|Limited Liability Partnership (Fees) (No. 2) Regulations
Dr. Howells: I would love to meet the limited liability partnerships that have been ripped off, as not one has yet been formed; they do not exist and cannot be formed until our business today is concluded.
We have had to make appropriate modifications to companies legislation as it applies to LLPs. I tried to explain why that was last time but, clearly, I failed to do so to the satisfaction of the hon. Member for Bognor Regis and Littlehampton. I tried to point out to him that 1.4 million companies are registered in Companies House, and that 200,000 new companies are registered each year. We have carried out what we consider good, exhaustive market research on just how many limited liability partnerships there may be. We think that there may be about 8,000 during three years.
Mr. Fabricant: Will the Minister give way?
Dr. Howells: No, I will not for a moment; I will first explain the position. I am not sure that the likes of Arthur Andersen will lose much sleep because of a charge of £95 instead of £20, but clearly such companies could face difficulties.
Companies House, as a Department of Trade and Industry agency and a trading fund, is set strict public targets. Civil servants do not set them; we set them. Among those targets is a requirement for it to recover its operating costs from the fees that it charges for its services. In that way, it is self-financing and makes no demand on the public purse. During the past four years, it has made efforts year by year to reduce by almost 20 per cent. in real terms the unit cost of processing information. I have been to Companies House several times to check it out for myself, and it is a superb organisation; it has good people working for it who do a good job.
The result of that is that fees for incorporation of companies and registration of returns are exceptionally modest; they are the best by far in Europe. Hon. Members should not slag off Companies House; it does a superb job. The previous Government set it strict targets, which we have tightened. Companies House staff have met them.
Mr. Fabricant: The Minister said that his Department estimates that there will be 8,000 partnerships applying for LLP status. First, as that is a small proportion of the number of companies registered at present, why is it so difficult to extend the database? Secondly, of course he is right to say that Arthur Andersen can afford the fees. However, with 8,000 applicants during the next two yearshis figures, not minedoes he accept that many partnerships will be small and will be unable, or will find it difficult, to pay the fees?
Dr. Howells: No, I certainly do not; if I did, I would not have agreed to the figure of £95. To address some of the issues raised by the hon. Member for Kingston and Surbiton, the initial consultation included much higher figures. A discrete system could well have cost even more to run.
I know that Liberal Democrat Members know everything about everything, but, believe me, I sat on the Public Accounts Committee for two or three years, and I know what can happen when a new computer system or piece of software goes wrong or does not meet requirements. We think that the proposed system will meet the requirements and will serve well what is, after all, the only new commercial vehicle for almost a century; limited liability partnerships.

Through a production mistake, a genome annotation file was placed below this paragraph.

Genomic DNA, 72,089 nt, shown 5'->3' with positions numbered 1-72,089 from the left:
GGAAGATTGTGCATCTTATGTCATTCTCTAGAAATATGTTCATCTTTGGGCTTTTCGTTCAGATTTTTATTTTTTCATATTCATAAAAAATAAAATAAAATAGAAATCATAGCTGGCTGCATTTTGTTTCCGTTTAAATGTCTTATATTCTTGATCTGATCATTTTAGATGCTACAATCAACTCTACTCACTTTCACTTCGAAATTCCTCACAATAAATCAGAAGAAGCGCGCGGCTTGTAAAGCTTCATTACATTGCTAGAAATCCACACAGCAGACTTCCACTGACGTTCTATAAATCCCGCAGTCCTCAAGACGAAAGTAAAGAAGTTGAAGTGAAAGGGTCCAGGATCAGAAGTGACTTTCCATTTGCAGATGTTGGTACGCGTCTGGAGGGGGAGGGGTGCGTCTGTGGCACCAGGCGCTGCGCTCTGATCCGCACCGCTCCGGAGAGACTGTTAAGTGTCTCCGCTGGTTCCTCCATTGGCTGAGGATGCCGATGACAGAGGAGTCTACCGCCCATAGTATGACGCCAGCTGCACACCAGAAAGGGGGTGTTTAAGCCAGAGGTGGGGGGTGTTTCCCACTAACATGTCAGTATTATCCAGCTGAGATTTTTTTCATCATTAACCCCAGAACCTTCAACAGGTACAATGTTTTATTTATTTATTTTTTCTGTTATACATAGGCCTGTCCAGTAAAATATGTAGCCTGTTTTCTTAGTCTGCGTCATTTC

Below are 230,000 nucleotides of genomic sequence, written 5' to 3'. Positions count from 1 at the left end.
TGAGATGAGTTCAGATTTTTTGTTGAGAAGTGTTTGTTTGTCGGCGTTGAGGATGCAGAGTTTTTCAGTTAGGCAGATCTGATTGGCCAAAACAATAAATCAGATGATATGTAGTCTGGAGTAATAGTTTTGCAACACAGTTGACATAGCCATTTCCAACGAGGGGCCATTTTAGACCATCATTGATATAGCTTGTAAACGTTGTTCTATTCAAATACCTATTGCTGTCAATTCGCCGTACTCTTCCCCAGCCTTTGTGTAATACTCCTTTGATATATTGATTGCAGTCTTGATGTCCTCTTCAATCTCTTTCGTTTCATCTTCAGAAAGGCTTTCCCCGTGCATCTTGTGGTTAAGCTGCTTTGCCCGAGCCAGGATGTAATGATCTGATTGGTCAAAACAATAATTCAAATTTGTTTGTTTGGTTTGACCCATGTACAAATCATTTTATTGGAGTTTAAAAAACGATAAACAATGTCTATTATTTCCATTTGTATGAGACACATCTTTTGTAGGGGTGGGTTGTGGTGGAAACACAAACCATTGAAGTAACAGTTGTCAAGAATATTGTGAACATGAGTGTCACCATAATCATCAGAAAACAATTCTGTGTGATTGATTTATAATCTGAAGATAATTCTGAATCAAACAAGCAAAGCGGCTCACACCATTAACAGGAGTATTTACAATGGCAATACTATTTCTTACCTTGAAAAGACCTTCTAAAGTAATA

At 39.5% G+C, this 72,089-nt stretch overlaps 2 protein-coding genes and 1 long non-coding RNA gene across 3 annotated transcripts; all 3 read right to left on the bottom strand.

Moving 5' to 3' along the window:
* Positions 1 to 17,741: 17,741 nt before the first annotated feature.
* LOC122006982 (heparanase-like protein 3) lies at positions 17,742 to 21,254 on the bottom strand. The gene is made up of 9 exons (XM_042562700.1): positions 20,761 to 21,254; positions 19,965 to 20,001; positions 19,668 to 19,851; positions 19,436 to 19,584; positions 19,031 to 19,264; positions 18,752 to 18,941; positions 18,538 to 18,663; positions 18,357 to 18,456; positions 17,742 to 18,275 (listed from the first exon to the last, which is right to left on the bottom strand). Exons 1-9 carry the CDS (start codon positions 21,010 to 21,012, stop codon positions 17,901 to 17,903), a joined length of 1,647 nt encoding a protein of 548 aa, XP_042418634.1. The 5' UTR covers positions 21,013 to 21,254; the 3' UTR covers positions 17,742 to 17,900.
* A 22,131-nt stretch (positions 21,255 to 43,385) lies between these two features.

Last time, we argued exhaustively that such costs must be imposed. Companies House is not allowed cross-subsidy; I do not know if the hon. Member for Kingston and Surbiton knows that.
Mr. Davey: Can the Minister assure us that the option of developing the existing software system was properly considered? Why was it rejected?
Dr. Howells: Yes, it was exhaustively examined, and we concluded that, until the volume of limited liability partnerships began to grow, the best way forward was a discrete system with a properly trained staff to take it forward.
For those reasons, I commend the regulations to the Committee.
Mr. Gibb: I am very unhappy about that answer because the Minister did not answer my specific questions. First, will those administering the LLP unit be operating at full capacity, or will they have spare time on their hands? Secondly, will the team that operates the LLP registration be paid higher salaries than staff elsewhere in Companies House; those who register companies?
We have also been given the excuse that the cost of setting up the computer system must be recaptured through extra fees for LLPs. I did a few calculations while I listened to the Minister. He said that 8,000 LLPs were likely to be registered during the next three years, compared to more than 1 million companies registered a year. At £95 a time, that comes to £760,000. If that money could be recouped over about 3 million company registrations, it would come to less than 25p per registration.
The notion that having a trading fund means that every miniscule aspect of Companies House has to be self-financing is nonsense. There will not be a separate unit for the annual charge of a company, or for the catering section. That is nonsense. A unit handling 8,000 registrations during three years costing £760,000 will be a tiny unit within Companies House. The notion that that will be a separate cost accounting unit is absurd; it clearly should be part of a larger cost unit of company registration. Raising £760,000 by a £95 fee during the first three years is absurd, and is an example of how many Government policies do not bear logical scrutiny for more than five minutes. On that basis, I urge the Committee to vote against the regulations.
The Committee divided: Ayes 9, Noes 4.
Division No. 1]
Maxton, Mr. John (Chairman)
Lewis, Mr. Ivan
|©Parliamentary copyright 2001||Prepared 26 March 2001|